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Clinical Investigations: CYSTIC FIBROSIS |

Susceptibility Testing of Pseudomonas aeruginosa Isolates and Clinical Response to Parenteral Antibiotic Administration : Lack of Association in Cystic Fibrosis

Arnold L. Smith; Stanley B. Fiel; Nicole Mayer-Hamblett; Bonnie Ramsey; Jane L. Burns
Author and Funding Information

*From the Seattle Biomedical Research Institute (Dr. Smith), Seattle, WA; the Division of Pulmonary/Critical Care Medicine (Dr. Fiel), MCP Hahnemann University School of Medicine, Philadelphia, PA; the CF Therapeutics Development Network (Dr. Mayer-Hamblett), the Division of Pulmonary Medicine (Dr. Ramsey), and the Division of Infectious Disease (Dr. Burns), Department of Pediatrics, Children’s Hospital and Regional Medical Center, Seattle, WA.

Correspondence to: Arnold L. Smith, MD, Seattle Biomedical Research Institute, 4 Nickerson St, Suite 200, Seattle, WA 98109; e-mail: arnold.smith@sbri.org



Chest. 2003;123(5):1495-1502. doi:10.1378/chest.123.5.1495
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Study objective: To determine the relationship between the antibiotic susceptibility of Pseudomonas aeruginosa isolated from the sputum of patients with cystic fibrosis (CF) and the patient’s response to parenteral antibiotic administration, we performed a retrospective analysis using data from patients in the placebo arm of a phase 3 trial of tobramycin solution for inhalation. All patients were chronically infected with P aeruginosa. Seventy-seven of the 262 patients receiving placebo experienced a pulmonary exacerbation during the trial for which they received therapy with IV tobramycin and ceftazidime. The susceptibility of the P aeruginosa isolates to ceftazidime and tobramycin was determined at trial enrollment by broth microdilution.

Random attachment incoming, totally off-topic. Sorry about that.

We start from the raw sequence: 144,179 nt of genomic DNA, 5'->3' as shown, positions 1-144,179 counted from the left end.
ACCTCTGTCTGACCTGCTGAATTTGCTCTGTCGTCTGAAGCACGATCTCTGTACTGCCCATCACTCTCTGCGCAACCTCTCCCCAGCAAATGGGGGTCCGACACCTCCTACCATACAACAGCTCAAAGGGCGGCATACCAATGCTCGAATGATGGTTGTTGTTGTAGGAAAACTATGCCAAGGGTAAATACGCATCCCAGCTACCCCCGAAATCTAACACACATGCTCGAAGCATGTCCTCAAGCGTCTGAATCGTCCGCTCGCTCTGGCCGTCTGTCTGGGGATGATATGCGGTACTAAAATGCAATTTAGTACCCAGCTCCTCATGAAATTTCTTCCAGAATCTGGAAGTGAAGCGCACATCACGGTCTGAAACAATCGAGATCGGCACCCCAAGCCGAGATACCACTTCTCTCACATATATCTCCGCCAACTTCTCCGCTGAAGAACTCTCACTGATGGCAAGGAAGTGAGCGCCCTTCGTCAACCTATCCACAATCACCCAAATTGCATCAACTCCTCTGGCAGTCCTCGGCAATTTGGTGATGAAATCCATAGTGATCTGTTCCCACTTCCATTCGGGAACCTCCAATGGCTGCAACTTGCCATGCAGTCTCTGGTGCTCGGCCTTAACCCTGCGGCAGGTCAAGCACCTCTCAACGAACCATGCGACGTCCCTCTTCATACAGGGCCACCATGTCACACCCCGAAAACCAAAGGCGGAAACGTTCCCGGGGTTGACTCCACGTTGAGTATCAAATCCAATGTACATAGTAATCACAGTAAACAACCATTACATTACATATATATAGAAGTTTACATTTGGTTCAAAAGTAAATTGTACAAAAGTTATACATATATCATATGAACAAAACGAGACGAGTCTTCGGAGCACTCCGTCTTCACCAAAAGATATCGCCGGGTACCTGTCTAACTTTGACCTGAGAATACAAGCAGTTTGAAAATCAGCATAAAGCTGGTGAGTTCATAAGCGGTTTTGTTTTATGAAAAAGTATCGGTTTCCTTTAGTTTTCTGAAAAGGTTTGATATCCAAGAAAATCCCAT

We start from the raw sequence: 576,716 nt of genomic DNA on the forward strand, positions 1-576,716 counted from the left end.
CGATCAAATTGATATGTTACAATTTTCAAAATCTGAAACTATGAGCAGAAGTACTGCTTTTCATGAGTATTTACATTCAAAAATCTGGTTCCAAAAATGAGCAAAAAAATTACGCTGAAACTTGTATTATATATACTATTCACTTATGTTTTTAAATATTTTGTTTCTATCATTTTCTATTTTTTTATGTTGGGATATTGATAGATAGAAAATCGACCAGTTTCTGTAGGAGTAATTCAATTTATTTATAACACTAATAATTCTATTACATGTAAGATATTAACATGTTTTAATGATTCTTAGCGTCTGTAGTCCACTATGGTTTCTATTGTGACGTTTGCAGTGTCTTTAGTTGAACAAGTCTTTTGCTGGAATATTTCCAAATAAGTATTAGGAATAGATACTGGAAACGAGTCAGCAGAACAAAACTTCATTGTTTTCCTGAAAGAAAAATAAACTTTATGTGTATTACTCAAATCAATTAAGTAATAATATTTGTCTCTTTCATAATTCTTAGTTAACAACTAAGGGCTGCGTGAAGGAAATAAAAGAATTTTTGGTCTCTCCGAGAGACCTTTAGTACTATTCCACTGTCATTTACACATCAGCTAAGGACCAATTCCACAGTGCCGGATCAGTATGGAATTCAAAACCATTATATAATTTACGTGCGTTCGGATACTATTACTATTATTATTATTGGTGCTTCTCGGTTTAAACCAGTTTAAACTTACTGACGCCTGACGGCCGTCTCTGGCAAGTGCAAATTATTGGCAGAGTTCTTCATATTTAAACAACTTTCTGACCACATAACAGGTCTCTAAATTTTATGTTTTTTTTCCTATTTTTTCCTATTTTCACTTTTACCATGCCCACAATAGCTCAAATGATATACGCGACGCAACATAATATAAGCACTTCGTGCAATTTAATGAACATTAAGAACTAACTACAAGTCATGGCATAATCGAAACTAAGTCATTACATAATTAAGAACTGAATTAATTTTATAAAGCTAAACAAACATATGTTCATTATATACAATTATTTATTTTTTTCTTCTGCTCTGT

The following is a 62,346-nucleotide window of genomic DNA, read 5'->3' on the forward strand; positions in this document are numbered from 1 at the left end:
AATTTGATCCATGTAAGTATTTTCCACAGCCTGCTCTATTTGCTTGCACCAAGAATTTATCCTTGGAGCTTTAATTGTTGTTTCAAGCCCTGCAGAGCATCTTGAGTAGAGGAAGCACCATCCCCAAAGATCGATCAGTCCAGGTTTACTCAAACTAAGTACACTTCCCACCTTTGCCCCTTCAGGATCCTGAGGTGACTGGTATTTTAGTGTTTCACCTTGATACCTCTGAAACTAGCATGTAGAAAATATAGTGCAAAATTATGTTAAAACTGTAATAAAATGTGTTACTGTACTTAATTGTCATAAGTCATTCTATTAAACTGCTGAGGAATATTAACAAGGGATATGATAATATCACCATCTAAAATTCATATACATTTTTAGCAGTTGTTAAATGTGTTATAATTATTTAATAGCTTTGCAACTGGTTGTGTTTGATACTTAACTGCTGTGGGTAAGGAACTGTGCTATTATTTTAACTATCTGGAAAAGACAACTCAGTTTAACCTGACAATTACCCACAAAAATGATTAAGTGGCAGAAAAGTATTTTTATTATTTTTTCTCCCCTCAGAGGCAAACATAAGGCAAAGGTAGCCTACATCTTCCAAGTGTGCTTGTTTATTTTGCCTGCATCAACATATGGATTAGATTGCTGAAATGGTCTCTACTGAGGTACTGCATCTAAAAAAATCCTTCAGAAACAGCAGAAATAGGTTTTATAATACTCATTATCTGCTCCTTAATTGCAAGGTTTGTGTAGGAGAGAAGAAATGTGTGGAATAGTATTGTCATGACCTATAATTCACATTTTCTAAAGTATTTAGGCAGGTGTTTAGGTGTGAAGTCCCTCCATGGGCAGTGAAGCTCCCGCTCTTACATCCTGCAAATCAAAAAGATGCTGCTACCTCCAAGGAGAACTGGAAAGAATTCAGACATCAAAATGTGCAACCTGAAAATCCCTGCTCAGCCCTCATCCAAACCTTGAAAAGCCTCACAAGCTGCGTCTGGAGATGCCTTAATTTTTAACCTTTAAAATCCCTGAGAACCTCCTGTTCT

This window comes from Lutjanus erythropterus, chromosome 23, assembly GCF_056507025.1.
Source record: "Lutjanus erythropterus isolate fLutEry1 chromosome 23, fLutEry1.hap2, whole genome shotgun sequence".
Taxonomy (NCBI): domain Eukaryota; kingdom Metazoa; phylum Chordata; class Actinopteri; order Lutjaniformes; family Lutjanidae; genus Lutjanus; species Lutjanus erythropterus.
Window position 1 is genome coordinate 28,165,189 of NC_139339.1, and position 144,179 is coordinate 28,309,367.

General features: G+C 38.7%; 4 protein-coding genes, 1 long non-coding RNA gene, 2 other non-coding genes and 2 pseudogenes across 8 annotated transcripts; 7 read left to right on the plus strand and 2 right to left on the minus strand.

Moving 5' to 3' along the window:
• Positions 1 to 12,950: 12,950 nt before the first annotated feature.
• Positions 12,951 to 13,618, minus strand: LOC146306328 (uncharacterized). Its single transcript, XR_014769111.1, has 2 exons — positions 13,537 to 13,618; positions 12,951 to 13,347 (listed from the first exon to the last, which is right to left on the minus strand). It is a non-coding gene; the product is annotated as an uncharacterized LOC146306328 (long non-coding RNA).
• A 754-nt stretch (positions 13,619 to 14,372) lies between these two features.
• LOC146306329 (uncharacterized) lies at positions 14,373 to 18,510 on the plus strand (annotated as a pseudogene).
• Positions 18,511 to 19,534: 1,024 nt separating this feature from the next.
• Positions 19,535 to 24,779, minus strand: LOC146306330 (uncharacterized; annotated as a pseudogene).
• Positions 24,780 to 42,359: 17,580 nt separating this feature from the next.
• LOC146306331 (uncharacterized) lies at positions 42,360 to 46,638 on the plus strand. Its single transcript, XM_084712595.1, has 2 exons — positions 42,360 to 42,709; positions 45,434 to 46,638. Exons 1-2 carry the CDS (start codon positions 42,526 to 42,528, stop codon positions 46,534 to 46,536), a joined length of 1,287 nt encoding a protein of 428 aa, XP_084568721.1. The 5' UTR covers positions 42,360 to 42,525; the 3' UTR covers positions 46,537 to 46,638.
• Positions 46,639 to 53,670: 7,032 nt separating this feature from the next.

Design: The clinical response to combination antibiotic therapy was assessed by analyzing differences in spirometry before and after antibiotic administration. The FEV1 percent predicted at the first visit after the conclusion of antibiotic administration was compared to the FEV1 percent predicted prior to antibiotic therapy. The results were analyzed both descriptively and by regression analyses.

Results: The conditions of 54 patients improved, and those of 9 patients worsened, and in 14 patients there was no change in FEV1 with antibiotic administration. No correlation was observed between the susceptibility of P aeruginosa to tobramycin or ceftazidime and clinical response. Only the three following variables were observed to significantly correlate with FEV1 after antibiotic treatment on regression analysis: FEV1 prior to treatment (p < 0.0001); number of days elapsed between the previous FEV1 measurement and the initiation of IV antibiotic therapy (p < 0.002); and the number of days elapsed between the determination of the minimum inhibitory concentration and the initiation of IV therapy (p < 0.03). No significant trends were observed between the antibiotic susceptibility of P aeruginosa isolates and treatment outcomes.

Conclusion: While lack of statistical significance for a trend between bacterial susceptibilities and the response to parenteral antibiotic administration does not mean that no such trend exists, the precision of the confidence intervals allows us to conclude that even if isolate antibiotic susceptibilities affect outcome, the impact would be small and not clinically relevant.

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